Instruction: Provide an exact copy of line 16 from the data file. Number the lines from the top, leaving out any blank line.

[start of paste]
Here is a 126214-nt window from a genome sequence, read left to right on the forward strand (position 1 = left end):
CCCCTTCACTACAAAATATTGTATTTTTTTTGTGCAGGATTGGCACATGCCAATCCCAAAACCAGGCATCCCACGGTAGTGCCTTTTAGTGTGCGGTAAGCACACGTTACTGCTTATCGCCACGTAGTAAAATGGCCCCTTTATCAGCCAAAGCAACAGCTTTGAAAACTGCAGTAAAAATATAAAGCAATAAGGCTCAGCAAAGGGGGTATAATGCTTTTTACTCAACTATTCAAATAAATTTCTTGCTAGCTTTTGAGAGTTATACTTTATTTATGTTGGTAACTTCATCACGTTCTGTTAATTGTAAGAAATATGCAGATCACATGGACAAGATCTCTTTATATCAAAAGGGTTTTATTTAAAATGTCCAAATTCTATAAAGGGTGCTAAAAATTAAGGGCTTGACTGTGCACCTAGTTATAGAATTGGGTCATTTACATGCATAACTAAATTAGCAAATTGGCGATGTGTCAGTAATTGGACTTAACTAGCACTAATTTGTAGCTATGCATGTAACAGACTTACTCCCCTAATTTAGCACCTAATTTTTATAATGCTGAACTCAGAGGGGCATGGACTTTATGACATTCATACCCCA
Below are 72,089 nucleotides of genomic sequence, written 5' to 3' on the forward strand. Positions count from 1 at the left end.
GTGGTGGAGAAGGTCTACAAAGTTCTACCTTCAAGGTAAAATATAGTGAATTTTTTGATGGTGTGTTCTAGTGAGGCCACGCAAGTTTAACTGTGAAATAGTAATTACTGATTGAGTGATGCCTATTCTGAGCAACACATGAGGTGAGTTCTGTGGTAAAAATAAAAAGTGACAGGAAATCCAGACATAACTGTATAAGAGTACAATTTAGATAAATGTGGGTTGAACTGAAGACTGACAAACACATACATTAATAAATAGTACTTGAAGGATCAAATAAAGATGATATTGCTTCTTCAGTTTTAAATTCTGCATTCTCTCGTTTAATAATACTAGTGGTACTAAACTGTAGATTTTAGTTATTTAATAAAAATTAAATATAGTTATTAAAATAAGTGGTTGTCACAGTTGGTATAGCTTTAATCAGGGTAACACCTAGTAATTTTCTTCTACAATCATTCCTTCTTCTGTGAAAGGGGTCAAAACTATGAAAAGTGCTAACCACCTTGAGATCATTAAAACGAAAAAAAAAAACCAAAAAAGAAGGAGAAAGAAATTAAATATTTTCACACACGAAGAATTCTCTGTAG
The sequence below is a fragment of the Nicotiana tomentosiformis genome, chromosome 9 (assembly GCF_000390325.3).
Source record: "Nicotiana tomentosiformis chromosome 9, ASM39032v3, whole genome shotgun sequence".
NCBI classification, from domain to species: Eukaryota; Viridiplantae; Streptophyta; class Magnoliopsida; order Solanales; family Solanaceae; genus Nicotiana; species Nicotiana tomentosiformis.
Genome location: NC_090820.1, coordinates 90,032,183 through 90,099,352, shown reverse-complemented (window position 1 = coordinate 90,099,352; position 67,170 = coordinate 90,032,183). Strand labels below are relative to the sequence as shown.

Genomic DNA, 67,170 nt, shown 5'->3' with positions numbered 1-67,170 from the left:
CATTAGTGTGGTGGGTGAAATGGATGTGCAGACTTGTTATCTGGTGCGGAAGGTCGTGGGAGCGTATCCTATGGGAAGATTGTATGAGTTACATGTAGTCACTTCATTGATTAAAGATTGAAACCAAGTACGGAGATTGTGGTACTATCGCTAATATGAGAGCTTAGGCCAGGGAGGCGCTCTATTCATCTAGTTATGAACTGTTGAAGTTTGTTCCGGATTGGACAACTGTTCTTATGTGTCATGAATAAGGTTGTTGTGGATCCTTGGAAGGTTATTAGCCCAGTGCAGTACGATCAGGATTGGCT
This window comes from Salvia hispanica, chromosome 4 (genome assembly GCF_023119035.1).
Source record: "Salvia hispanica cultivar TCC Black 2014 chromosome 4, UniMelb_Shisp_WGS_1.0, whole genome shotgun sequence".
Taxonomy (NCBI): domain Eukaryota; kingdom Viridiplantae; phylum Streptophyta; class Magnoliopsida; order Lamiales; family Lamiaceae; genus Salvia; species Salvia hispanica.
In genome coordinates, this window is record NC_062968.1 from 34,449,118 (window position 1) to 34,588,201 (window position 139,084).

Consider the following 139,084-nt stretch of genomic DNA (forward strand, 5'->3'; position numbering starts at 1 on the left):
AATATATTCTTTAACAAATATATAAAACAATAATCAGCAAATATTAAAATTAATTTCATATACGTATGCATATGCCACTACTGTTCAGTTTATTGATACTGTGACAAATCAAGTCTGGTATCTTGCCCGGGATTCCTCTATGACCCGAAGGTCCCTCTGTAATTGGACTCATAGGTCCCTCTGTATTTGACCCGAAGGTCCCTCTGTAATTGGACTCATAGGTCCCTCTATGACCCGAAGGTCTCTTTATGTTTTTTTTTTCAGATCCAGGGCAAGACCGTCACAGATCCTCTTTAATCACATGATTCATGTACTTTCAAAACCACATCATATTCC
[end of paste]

AATATATTCTTTAACAAATATATAAAACAATAATCAGCAAATATTAAAATTAATTTCATATACGTATGCATATGCCACTACTGTTCAGTTTATTGATACTGTGACAAATCAAGTCTGGTATCTTGCCCGGGATTCCTCTATGACCCGAAGGTCCCTCTGTAATTGGACTCATAGGTCCCTCTGTATTTGACCCGAAGGTCCCTCTGTAATTGGACTCATAGGTCCCTCTATGACCCGAAGGTCTCTTTATGTTTTTTTTTTCAGATCCAGGGCAAGACCGTCACAGATCCTCTTTAATCACATGATTCATGTACTTTCAAAACCACATCATATTCC